1. Edite um ficheiro (ex: cron.job) descrevendo os varios JOBS pretendidos. Em cada linha especifica-se os minutos, as horas, o dia do mes, o mes do ano, o dia da semana e por fim o path completo para o programa a exucutar. Tudo separado por espacos.
    Com excepcao do campo do programa, todos os outros tem o segunto formato: Exemplo de um ficeiro que descreve dois cronjobs. O primeiro corre entre as 9h e as 19h de meia em meia hora, nomeadamente aos 15m aos 45m de cada hora. O segundo corre no dia 1 de cada mes 'as 8h30m da manha.
    15,45 9-19 * * * /usr/users1/deec/jvv/test0
    30  8 1 * * /usr/users1/deec/jvv/test1
  2. Execute o comando crontab seguido do nome do ficheiro que descreve os Jobs'(ex: crontab cron.job)
  3. Para se certificar de quais os seus cronjobs execute
    crontab -l
  4. Para remover todos os seus cronjobs execute
    crontab -r
Segue-se a pagina do manual referente ao crontab

crontab(1)                                                         crontab(1)


  crontab - Submits a schedule of commands to cron


  crontab [file]

  crontab -l | -v | -r | -e [ user name ]


  Interfaces documented on this reference page conform to industry standards
  as follows:

  crontab:  XPG4, XPG4-UNIX

  Refer to the standards(5) reference page for more information about indus-
  try standards and associated tags.


  -e [username]
      Edits a copy of your crontab entry.  If the crontab entry does not
      exist, creates an empty entry to edit.  The -e flag invokes the editor
      specified by the EDITOR environment variable, or uses /usr/bin/vi by
      default.  The  crontab command installs the new entry when editing is

      [Digital]  If username is specified, edits the file for the specified
      user.  You must have appropriate privileges to use this option.

  -l  Displays the contents of your crontab file.

  -r  Removes the crontab file from the crontab directory.

  -v  [Digital]  Displays the name of your crontab file and the date and time
      at which you submitted it with crontab.


  file     Path name of file that contains crontab specifications in the for-
           mat described.


  The crontab command copies the specified file or standard input if you do
  not specify a file into the /var/spool/cron/crontabs directory, which holds
  all users' crontab files.

  The cron command runs commands according to the instructions in the crontab
  files.  The crontab files are named for users, and the commands in the
  files are run under the user's authority.  For example, the commands in the
  /var/spool/cron/crontabs/root file are run under root authority.  When you
  use the crontab command, the file under your authority is affected.  For
  example, if adm invokes the crontab -l command, the
  /var/spool/cron/crontabs/adm file is displayed.  If the username argument
  is included, the specified user's crontab file is listed and edited rather
  than the current user's crontab file.  You must have root privileges to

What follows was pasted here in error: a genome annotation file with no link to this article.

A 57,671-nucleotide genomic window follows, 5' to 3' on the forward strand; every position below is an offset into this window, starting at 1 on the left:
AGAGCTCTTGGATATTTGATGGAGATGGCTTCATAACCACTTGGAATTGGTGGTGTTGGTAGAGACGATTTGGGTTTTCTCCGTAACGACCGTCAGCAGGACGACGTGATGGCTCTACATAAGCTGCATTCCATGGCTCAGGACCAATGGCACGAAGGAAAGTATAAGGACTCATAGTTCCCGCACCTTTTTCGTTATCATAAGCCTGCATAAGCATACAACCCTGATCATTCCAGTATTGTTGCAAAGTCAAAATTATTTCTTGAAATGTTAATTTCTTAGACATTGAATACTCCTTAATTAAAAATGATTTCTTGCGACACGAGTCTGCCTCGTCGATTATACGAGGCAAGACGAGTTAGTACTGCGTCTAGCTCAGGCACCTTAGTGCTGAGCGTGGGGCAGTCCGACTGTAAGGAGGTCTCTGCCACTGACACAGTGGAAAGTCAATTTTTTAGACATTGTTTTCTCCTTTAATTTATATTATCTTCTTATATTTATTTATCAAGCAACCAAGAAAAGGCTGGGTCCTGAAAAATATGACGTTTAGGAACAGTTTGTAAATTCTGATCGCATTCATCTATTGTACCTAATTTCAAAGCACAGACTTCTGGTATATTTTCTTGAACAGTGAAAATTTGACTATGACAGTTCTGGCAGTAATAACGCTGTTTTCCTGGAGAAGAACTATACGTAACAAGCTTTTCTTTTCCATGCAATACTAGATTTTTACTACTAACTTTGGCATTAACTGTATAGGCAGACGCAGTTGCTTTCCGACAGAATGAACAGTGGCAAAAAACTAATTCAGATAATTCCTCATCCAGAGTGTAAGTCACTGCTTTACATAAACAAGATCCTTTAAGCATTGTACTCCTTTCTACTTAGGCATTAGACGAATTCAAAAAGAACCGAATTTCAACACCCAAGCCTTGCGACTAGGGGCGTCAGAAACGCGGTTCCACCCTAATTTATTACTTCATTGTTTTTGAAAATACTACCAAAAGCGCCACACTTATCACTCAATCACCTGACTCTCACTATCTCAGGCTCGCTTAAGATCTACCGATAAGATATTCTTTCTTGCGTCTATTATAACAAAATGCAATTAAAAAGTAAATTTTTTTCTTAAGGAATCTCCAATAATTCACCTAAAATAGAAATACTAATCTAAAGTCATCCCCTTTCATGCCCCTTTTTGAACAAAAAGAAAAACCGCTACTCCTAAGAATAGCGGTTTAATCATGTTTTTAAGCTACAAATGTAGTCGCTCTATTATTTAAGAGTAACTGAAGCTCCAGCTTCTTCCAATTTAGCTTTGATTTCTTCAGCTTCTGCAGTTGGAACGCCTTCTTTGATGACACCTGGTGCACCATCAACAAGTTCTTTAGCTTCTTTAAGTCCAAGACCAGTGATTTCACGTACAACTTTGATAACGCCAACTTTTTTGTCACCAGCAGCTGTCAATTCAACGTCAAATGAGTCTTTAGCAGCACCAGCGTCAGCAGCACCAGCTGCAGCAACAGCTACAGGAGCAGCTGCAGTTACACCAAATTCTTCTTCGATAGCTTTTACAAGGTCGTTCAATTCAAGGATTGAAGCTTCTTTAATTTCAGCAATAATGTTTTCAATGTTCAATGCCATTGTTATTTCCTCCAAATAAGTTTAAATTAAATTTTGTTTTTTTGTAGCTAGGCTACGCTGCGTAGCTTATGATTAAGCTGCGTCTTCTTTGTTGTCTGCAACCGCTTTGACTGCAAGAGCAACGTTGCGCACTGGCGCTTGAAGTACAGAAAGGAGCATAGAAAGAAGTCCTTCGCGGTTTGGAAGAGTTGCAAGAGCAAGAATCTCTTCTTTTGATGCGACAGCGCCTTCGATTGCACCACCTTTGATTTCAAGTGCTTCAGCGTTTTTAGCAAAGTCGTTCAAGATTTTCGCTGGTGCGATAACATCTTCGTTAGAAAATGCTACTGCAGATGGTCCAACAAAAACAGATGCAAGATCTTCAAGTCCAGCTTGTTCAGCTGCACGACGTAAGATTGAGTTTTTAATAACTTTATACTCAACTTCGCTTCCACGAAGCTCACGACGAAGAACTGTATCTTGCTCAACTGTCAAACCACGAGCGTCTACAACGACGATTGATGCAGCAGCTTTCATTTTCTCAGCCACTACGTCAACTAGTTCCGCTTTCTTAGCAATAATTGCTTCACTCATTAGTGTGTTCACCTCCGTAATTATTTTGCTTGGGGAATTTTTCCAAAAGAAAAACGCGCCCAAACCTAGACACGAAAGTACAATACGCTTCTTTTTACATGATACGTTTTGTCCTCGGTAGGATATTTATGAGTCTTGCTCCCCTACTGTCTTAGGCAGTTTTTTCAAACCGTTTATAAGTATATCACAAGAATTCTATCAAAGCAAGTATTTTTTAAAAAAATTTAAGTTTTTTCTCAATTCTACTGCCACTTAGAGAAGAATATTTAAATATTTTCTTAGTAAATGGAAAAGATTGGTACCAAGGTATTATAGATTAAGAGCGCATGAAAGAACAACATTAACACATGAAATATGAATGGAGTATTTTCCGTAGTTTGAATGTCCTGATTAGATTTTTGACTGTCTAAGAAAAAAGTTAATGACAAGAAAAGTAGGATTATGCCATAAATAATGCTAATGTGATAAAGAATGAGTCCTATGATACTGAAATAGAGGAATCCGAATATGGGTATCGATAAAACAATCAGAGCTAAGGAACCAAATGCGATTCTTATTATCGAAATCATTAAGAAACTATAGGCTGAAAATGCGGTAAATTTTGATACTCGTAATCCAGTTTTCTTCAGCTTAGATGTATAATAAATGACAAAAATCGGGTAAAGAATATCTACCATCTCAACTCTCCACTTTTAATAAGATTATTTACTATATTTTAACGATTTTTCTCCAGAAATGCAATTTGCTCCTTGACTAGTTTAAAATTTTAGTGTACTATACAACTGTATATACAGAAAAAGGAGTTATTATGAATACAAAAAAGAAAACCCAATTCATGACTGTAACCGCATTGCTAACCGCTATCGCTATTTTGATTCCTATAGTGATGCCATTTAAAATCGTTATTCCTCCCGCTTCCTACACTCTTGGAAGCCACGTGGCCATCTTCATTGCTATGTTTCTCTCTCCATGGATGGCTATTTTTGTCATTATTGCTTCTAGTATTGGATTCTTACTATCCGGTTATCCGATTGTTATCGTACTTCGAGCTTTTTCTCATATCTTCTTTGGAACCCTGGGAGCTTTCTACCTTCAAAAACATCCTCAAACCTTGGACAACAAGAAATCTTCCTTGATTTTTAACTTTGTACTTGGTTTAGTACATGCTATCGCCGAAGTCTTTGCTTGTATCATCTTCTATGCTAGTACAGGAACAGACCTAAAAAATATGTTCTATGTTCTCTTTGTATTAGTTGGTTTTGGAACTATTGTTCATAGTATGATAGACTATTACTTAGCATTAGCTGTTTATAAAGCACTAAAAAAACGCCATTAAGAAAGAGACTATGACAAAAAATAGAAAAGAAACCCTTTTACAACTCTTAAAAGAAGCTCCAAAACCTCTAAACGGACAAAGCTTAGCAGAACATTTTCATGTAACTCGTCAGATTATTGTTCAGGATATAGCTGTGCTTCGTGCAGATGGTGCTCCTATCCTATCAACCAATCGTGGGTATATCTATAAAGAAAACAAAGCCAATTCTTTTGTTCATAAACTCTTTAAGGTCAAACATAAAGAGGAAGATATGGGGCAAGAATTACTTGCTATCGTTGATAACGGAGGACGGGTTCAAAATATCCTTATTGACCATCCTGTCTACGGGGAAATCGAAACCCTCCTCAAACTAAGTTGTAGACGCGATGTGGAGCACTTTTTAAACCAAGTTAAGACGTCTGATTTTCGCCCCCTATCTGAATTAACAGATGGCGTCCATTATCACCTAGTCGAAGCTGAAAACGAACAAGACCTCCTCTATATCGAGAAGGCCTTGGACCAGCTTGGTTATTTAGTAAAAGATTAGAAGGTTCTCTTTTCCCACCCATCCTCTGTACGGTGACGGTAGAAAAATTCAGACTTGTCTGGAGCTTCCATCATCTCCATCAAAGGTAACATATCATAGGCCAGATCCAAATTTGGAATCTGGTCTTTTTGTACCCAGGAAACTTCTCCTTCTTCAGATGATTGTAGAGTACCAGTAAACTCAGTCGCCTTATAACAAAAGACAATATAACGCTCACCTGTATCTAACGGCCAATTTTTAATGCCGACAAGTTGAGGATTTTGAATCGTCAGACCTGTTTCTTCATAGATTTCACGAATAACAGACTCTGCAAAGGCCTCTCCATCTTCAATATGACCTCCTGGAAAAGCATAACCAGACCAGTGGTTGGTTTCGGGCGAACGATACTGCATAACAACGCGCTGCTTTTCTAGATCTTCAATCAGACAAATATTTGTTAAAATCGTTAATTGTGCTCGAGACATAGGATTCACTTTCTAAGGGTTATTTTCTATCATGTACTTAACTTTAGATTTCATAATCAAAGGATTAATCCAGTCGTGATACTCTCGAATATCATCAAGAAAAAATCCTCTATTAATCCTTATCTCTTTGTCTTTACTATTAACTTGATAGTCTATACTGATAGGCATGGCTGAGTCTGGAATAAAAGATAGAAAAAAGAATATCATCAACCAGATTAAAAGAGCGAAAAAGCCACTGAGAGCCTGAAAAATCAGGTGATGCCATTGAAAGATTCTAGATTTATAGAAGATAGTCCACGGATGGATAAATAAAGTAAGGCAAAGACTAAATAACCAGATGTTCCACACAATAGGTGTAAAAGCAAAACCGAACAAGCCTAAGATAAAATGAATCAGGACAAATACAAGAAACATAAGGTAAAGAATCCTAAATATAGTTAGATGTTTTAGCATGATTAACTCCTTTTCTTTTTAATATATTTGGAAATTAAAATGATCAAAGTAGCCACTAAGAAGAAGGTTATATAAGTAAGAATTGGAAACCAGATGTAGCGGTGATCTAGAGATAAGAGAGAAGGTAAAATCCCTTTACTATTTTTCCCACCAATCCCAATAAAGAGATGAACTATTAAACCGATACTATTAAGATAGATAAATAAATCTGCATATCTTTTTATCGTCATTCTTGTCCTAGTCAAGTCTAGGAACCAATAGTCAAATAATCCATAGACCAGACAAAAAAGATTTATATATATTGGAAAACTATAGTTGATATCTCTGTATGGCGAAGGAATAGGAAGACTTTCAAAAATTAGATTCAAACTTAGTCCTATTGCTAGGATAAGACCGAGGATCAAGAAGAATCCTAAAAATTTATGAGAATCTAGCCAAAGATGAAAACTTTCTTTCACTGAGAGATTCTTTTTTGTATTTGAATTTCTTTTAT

specify the username argument.  By default, the vi editor is used.

  After cron runs commands according to the contents of your crontab file, it
  mails you the output from standard output and standard error for these com-
  mands, unless you redirect standard output or standard error.

       When entries are made to a crontab file by using the crontab
       command, all previous entries in the file are removed.

  You can use the crontab command if your user name appears in the
  /usr/lib/cron/cron.allow file.  If that file does not exist, the crontab
  command checks the /usr/lib/cron/cron.deny file to determine if you should
  be denied access to crontab.  The allow/deny files contain one user name
  per line.  If neither file exists, you can submit a job only if you are
  operating with superuser authority.

  Each crontab file entry consists of a line with six fields, separated by
  spaces and tabs.  The information in the fields specifies when the command
  runs and the name of the command.  The fields specify the following:

    +  The first field specifies the minute (0 to 59).

    +  The second field specifies the hour (0 to 23).

    +  The third field specifies the day of the month (1 to 31).

    +  The fourth field specifies the month of the year (1 to 12).

    +  The fifth field specifies the day of the week (0 to 6 for Sunday to

    +  The sixth field specifies the shell command to be executed.

  You can specify the following values in the fields that indicate the time:

    +  An integer (within the appropriate range of values)

    +  Two integers separated by a dash to indicate an inclusive range

    +  A list of integers separated by commas

    +  An asterisk to select all possible values

  You can specify the days on which the command is to execute in two fields
  (day of the month and day of the week).  You can specify both fields, or
  you can specify only one field.  To use only one field to specify the days,